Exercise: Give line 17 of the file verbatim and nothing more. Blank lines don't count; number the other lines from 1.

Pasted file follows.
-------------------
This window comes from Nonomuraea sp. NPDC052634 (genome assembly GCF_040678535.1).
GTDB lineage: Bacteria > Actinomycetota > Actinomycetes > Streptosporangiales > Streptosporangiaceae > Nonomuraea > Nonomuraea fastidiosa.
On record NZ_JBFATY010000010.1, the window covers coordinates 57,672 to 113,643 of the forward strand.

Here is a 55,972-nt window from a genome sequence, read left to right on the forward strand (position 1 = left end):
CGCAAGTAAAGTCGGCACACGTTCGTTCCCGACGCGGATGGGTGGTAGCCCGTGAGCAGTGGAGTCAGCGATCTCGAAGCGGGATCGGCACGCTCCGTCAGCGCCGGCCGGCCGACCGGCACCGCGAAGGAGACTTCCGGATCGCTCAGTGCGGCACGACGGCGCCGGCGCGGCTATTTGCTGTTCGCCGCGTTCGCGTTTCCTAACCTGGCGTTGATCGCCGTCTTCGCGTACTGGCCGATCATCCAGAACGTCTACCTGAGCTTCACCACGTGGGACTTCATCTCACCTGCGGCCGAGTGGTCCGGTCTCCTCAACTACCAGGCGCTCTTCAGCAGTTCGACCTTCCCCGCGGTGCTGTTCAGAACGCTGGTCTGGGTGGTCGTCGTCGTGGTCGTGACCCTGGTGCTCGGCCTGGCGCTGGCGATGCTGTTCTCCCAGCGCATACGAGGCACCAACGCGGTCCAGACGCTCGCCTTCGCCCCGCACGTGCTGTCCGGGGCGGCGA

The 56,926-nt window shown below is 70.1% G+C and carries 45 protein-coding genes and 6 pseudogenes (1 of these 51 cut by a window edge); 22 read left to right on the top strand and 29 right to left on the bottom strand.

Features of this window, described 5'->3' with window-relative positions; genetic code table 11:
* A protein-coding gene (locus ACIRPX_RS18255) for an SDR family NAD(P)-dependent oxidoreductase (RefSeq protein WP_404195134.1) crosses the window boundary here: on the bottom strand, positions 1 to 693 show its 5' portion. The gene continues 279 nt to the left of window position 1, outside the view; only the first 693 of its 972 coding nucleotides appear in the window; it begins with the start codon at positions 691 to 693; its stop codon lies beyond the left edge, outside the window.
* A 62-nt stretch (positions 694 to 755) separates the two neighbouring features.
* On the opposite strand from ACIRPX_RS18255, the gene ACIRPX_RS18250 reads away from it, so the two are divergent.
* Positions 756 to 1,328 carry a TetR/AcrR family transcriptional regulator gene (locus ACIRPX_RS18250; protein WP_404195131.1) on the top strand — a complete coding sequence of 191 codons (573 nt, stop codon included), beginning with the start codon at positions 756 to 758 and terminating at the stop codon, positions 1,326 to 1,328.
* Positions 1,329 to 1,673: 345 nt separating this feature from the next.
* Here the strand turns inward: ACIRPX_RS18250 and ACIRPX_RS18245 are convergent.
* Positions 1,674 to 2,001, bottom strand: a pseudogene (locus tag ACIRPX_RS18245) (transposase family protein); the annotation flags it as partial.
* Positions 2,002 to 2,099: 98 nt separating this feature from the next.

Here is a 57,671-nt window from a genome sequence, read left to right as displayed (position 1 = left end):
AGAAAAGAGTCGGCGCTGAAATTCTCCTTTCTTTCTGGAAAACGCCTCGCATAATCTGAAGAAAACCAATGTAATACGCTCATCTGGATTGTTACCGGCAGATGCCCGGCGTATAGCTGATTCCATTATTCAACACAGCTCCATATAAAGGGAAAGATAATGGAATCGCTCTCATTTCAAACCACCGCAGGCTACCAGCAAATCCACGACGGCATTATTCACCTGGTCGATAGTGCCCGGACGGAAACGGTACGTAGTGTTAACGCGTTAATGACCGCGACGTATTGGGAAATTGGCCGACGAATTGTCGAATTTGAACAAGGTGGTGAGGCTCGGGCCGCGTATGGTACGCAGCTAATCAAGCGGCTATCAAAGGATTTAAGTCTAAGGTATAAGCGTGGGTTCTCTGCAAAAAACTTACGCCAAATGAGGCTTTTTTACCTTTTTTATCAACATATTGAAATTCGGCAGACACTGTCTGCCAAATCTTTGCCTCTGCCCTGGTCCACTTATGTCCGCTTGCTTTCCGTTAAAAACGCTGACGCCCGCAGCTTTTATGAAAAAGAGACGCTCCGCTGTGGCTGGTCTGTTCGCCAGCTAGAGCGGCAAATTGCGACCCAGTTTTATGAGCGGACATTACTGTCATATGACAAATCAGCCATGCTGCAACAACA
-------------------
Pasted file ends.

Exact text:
AGAAAAGAGTCGGCGCTGAAATTCTCCTTTCTTTCTGGAAAACGCCTCGCATAATCTGAAGAAAACCAATGTAATACGCTCATCTGGATTGTTACCGGCAGATGCCCGGCGTATAGCTGATTCCATTATTCAACACAGCTCCATATAAAGGGAAAGATAATGGAATCGCTCTCATTTCAAACCACCGCAGGCTACCAGCAAATCCACGACGGCATTATTCACCTGGTCGATAGTGCCCGGACGGAAACGGTACGTAGTGTTAACGCGTTAATGACCGCGACGTATTGGGAAATTGGCCGACGAATTGTCGAATTTGAACAAGGTGGTGAGGCTCGGGCCGCGTATGGTACGCAGCTAATCAAGCGGCTATCAAAGGATTTAAGTCTAAGGTATAAGCGTGGGTTCTCTGCAAAAAACTTACGCCAAATGAGGCTTTTTTACCTTTTTTATCAACATATTGAAATTCGGCAGACACTGTCTGCCAAATCTTTGCCTCTGCCCTGGTCCACTTATGTCCGCTTGCTTTCCGTTAAAAACGCTGACGCCCGCAGCTTTTATGAAAAAGAGACGCTCCGCTGTGGCTGGTCTGTTCGCCAGCTAGAGCGGCAAATTGCGACCCAGTTTTATGAGCGGACATTACTGTCATATGACAAATCAGCCATGCTGCAACAACA